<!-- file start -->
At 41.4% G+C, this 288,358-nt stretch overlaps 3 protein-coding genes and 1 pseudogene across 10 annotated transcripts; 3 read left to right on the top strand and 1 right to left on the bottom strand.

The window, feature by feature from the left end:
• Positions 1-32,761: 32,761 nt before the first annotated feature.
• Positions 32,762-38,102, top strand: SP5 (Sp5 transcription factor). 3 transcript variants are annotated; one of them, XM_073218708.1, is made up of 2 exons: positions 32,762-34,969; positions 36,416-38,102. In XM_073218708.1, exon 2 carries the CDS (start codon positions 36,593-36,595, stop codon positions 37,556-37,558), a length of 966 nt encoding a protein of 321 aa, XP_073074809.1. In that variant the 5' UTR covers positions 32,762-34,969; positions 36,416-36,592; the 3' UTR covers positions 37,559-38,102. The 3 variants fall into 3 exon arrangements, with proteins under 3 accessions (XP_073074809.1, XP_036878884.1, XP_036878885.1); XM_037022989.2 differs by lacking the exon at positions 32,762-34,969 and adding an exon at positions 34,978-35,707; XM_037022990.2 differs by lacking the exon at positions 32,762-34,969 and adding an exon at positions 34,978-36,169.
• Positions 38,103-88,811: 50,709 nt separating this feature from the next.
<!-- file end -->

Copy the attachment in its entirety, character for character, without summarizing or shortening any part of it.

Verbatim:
At 41.4% G+C, this 288,358-nt stretch overlaps 3 protein-coding genes and 1 pseudogene across 10 annotated transcripts; 3 read left to right on the top strand and 1 right to left on the bottom strand.

The window, feature by feature from the left end:
• Positions 1-32,761: 32,761 nt before the first annotated feature.
• Positions 32,762-38,102, top strand: SP5 (Sp5 transcription factor). 3 transcript variants are annotated; one of them, XM_073218708.1, is made up of 2 exons: positions 32,762-34,969; positions 36,416-38,102. In XM_073218708.1, exon 2 carries the CDS (start codon positions 36,593-36,595, stop codon positions 37,556-37,558), a length of 966 nt encoding a protein of 321 aa, XP_073074809.1. In that variant the 5' UTR covers positions 32,762-34,969; positions 36,416-36,592; the 3' UTR covers positions 37,559-38,102. The 3 variants fall into 3 exon arrangements, with proteins under 3 accessions (XP_073074809.1, XP_036878884.1, XP_036878885.1); XM_037022989.2 differs by lacking the exon at positions 32,762-34,969 and adding an exon at positions 34,978-35,707; XM_037022990.2 differs by lacking the exon at positions 32,762-34,969 and adding an exon at positions 34,978-36,169.
• Positions 38,103-88,811: 50,709 nt separating this feature from the next.